Saint Joan of Arc
January 6, 1412 - May 30, 1431
|Joan of Arc, or Jeanne D'Arc, was a French saint
and national heroine known as the Maid of Orléans. She was born the
daughter of a farmer in Domreémy-la-Pucelle, an ancient villenie of
Vaucouleurs (known as "the valley of colors" because of its beautiful
hues that are seen during the summer sun), on the Meuse River, in
Eastern France on January 6, 1412. Joan's parents were rich as far as
wealth of a Domrémy citizen was measured. At the time of Joan's birth,
the Hundred Years War was in its last quarter and it was a hard time
for patriotism in France. The battle of Agincourt had caused France to
lose her chivalry, and the battle of Verneuil, her spirit. France was
in need of a king who would keep the country together. It was in these
surroundings that Joan grew into girlhood.
Her heart was filled with laughter and gaiety, dutiful obedience to her parents and the church, but her heart also held the pain of misfortune and war. As Joan grew into womanhood, all of these feelings 'fused into a great passion of the pity there was for the realm of France. Just like Hildegard of Bingen, Joan of Arc began to have visions at a young age, most notably those of Saint Michael, Saint Catherine, and Saint Margaret. Joan frequently confessed her sins and attended mass daily. She frequented the church and sacred places on a regular basis. Joan gave flowers to the alters, candles for the saints, loving service to all about her, and on occasion her bed to the poor. Many of the girls with whom she spun and worked with criticized her for her devotion to the church. For four years, Joan struggled with her growing belief that she was the one chosen to save France and therefore put aside the gaiety of girlhood and led a simple, devout, tender life.
When Joan was sixteen, the state of France had gone from bad to worse. Joan's familiar saints, the "Brothers of Paradise" as she called them, began to visit her frequently until the day the Voice of God gave her words that would change her life. 'You must go, you must go!' spoke the mouth of God. It was time for Joan to fulfill her destiny. The day had come where Heaven opened its gate and that it should nevermore be closed to her.
Said Joan, "I was thirteen when I heard a Voice from God for my help and guidance. The first time I heard this Voice I was a young child, and I was much afraid. It seemed to come to me from lips I should reverence. I believe it was sent to me from God."
The voices of God and her saints advised her to give aid to a dauphin, later be known as King Charles the VII, who was kept from the throne by the English during the Hundred Years War. Joan began her destiny by aiding Robert de Baudricourt, who was the captain of the dauphin's forces in Vaucouleurs. Her role as a mascot for the army of France provided a boost in the morale of the French troops. This deed lead to Joan receiving an interview with the dauphin. With six companions riding with her, she made the journey - in male attire.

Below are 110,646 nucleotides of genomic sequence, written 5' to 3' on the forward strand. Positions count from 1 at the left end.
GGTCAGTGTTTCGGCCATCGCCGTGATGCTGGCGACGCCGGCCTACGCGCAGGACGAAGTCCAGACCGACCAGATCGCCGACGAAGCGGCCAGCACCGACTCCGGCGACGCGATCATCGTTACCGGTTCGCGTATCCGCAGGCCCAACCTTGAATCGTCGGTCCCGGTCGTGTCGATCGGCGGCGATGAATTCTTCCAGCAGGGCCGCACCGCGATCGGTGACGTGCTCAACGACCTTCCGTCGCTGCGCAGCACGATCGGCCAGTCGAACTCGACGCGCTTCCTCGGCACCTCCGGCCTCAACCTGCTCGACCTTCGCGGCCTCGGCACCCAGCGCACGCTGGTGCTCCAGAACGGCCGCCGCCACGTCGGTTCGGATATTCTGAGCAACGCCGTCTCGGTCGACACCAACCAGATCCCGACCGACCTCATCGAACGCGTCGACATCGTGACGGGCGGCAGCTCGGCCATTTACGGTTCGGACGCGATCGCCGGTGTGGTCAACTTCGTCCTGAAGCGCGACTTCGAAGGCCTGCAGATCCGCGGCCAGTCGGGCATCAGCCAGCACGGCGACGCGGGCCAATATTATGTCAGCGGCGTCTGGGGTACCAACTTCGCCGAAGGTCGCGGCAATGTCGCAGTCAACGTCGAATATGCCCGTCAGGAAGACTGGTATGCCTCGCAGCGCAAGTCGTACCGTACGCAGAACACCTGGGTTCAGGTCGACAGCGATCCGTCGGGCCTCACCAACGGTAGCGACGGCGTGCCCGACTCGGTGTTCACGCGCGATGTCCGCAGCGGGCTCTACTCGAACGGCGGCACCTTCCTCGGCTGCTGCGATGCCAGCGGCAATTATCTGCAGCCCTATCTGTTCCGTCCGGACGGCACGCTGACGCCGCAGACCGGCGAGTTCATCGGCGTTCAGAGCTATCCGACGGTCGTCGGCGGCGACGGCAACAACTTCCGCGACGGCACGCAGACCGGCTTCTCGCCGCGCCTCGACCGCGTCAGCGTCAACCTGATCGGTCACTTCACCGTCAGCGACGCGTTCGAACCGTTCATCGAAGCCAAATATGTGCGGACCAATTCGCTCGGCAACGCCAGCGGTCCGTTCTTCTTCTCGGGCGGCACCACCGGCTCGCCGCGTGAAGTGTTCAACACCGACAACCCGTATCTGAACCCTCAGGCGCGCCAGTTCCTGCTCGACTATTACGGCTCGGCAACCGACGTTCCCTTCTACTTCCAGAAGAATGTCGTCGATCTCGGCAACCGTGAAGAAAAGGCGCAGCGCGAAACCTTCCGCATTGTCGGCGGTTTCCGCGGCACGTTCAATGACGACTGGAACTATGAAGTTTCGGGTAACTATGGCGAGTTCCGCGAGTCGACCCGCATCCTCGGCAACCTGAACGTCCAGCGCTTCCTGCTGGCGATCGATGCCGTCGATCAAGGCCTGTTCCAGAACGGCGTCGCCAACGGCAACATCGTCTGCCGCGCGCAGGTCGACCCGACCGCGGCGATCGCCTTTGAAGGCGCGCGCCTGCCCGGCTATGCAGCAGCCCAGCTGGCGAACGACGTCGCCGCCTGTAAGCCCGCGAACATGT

Joan met the dauphin at the Castle of Chinon and subjugated his cynicism about her divine mission. After being investigated and accepted as a visionary by the theologians at Poitiers, Charles furnished her with troops. Her leadership lacked military prowess, but it possessed spirit and moral which counted for a lot more than military might. On May 8, 1429, Joan succeeded in ending the long siege of Orléans, and in June, Joan captured the English fort of Jargeau on the 12th, and the English fort of Beaugency on the 17th. The fall of these English posts on the Loire River in France lead to the defeat of the English at Patay on June 18. This lead the way for Charles to be crowned king. The dauphin was crowned at Rheims on July 17 with Joan at his side during his coronation. This was the highlight of Joan's life.
On September 8, Joan led a failed siege of Paris. Despite this failure, Joan and her family were given the patent of nobility by Charles the VII for Joan's bravery. However, the following spring, during the battle of Compiègne on May 14-23, Joan was captured by the Burgundian army. She was sold to the English who wanted to see her influence on the French ended by her execution. During her capture and incarceration, Charles the VII made no attempt to rescue or gain Joan's freedom. In an effort to avoid responsibility for Joan's outcome, the English turned her over to the ecclesiastical court at Rouen. In the presence of Pierre Cauchon and other French clerics who supported the English, Joan was tried for witchcraft and heresy. What was referred to as her most serious crime during the trial, was Joan's claim that she received direct inspiration from God. In the eyes of the church, this claim meant that Joan refused to accept the church hierarchy, therefore constituting heresy.
Joan bravely fought her inquisitors during her trial, imprisonment, and threats of torture. On May 23, at the end of her trial, Joan recanted when she was sentenced to be turned over to the secular court. For this recantment, she received life imprisonment. However, one day later, she retracted her abjuration at Saint-Ouen cemetery. On May 28, Joan was retried as a relapsed heretic before the secular court. On May 30, 1431, in the center of the Old Market Place at Rouen, Joan of Arc met her end as she was burned at the stake.
On July 7, 1456, 25 years after Joan of Arc's execution, Charles the VII recognized Joan's service to France with a trial that annulled her verdict of guilt. In 1909, France declared a decree of beatification for Joan of Arc which recognized the deeds she performed at the cost of her life. Eleven years later, on May 16, 1920, Joan of Arc becomes a saint when Pope Benedict XV canonizes her.
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